Response to : The $100 Christmas By: Bill McKibben UTNE Nov. Dec. 1998 I chose to read this article because the commercialism of Christmas has always bothered me. I have felt for a long time that something about the way we celebrate this holiday is offensive , but I , like many, have not found a way to break out of the mold of holiday expectations that our materialistic society has set for us. Although I feel somewhat guilty about it, I continue each year to shop and spend too much on gifts . I try to set limits and put emphasis on other aspects of the holiday, but somehow shopping seems to always play center stage . I admire the author of this article and others in his church who were strong enough to swim against the current and not cave in to the pressures of holiday spending. I try to teach my kids to follow what they believe to be right. This is one situation where I should try to practice some of what I preach. I probably will not have a $100 Christmas next year, but maybe If I start planning now , I could celebrate a more meaningful holiday.

-- Anonymous, February 21, 1999

Kristina Downs - Cohort III Utne Article Response #4 Jan. - Feb. 1999 Issue

The article by Lynette Lamb entitled 3Team Me2 was about an interesting concept called , personal coaching. Apparently , I am 3out of the loop2 as they say, since the article describes this concept as a rapidly growing field with over 5000 coaches worldwide and I had never heard of it.

The job of a personal coach is to interview, each client to find out what their personal goals and aspirations are. Then they help them to organize their lives and work out a step by step plan to realize these goals. Once a plan is set, the coach follows through with each client via a once a week half-hour phone conversation which is entirely devoted to helping clients through the necessary steps to reach their goals. Although the process sounds a bit like therapy, coaches say the difference lies in looking ahead , rather than back as some therapy is known to do. Certified coach Christine Johnson says 3Coaching is about spending time looking at who you are and how you want to be.2

One concern that many mental health professionals have regarding this field, is that although some certification programs exist, there is no formal licensure required. Anyone can decide that he or she is qualified to coach. Only 20% of coaches have ever worked as mental health professionals. Many trained psychologists are also interested in coaching. It was the most popular track at last year9s American Psychological Association national meeting according to Ellen McGrath , a New York -based clinical psychologist -turned coach.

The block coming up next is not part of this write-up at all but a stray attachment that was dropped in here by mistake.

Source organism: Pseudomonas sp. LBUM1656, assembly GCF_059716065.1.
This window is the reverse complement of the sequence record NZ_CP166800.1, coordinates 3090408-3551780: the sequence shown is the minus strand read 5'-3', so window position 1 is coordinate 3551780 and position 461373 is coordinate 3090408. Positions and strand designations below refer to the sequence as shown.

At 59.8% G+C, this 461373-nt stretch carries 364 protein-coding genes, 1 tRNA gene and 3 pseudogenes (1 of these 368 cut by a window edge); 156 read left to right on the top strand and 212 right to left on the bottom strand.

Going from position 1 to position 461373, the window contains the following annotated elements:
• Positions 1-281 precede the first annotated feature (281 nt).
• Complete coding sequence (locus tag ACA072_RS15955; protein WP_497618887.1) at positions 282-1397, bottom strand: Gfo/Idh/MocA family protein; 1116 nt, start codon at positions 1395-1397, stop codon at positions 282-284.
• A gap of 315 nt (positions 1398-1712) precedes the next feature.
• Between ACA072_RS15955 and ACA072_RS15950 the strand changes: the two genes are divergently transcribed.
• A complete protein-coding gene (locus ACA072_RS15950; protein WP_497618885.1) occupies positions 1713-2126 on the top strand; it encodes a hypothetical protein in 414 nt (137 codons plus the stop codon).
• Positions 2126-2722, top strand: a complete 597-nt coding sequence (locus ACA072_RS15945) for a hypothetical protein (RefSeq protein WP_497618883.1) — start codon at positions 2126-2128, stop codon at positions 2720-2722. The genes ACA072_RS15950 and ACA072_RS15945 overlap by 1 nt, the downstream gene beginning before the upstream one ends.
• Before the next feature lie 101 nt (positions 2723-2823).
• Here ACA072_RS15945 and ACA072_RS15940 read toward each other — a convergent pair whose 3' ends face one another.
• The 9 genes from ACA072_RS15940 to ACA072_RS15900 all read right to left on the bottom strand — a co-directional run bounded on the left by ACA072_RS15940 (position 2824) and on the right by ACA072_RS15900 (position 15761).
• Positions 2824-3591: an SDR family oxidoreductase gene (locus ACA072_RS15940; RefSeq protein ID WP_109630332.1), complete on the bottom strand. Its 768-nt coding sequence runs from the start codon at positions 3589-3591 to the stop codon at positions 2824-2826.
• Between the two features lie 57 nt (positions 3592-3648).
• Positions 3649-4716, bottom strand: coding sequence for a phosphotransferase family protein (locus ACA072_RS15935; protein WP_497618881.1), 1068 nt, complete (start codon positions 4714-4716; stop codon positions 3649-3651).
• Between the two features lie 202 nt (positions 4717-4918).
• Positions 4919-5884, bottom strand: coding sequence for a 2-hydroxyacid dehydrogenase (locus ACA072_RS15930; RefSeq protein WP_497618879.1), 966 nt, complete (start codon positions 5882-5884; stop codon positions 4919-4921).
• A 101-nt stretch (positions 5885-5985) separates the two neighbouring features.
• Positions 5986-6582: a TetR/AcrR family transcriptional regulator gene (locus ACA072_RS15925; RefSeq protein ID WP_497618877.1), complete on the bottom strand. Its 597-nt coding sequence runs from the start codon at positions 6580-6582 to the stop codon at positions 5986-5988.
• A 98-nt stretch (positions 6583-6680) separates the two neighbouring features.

I am all in favor of people meeting their goals . I see nothing wring with seeking advice and guidance to achieve these goals when necessary, but somehow, this crosses the line a bit in my opinion. Paying someone to listen to you and focus on only you and your self- importance seems like another step toward isolation in our high tech. , fast paced society. This idea has a cold feel to me . Instead of having to develop social skills and healthy partnerships, now we can pay someone to be our supporter and cheerleader. Yes, the coach can provide this as a service, but don9t feelings matter anymore? Is it okay to let a virtual stranger , who knows only a limited amount of information about you , have such an influential role in your life?

I also worry about the trend toward total happiness and self- fulfillment as goals that we as Americans seem to have embraced . There is nothing wrong with happiness and fulfillment , but aren9t they better, more valued if they are a relative rarity, an earned moment of glory or reward for work well done? Can we sustain happiness at all times and should that be a goal?

My grandparents were happy people, but the goals they talked about were goals for future generations. Hopes for their children and community, goals that their work and energy might somehow leave the world a better place. They did not seem to purposely plan their lives to one day 3reach happiness2 as if it were a goal. My grandmother used to say 3If you want to be happy, be happy.2 As simplistic as that may sound , I think she had a point. We should make the best of our lives , but I believe that includes looking at the big picture and working toward a more altruistic picture than the one that may be painted by a personal coach.

-- Anonymous, May 13, 1999

Hi Kris! Very nice response. I didn't read the article, but the idea of having a persoal coach gave me a "cold feeling" too. Isn't that what our families and friends do for us, or should do for us? And this coaching isn't even done face to face, it's over the phone. Very impersonal. It's kind of like us having a discussion over the internet. Technology has many befefits, but where is it leading us? I like your grandmother's simple philosophy. I think we're getting too complicated in our lives and they're passing us by.

-- Anonymous, May 23, 1999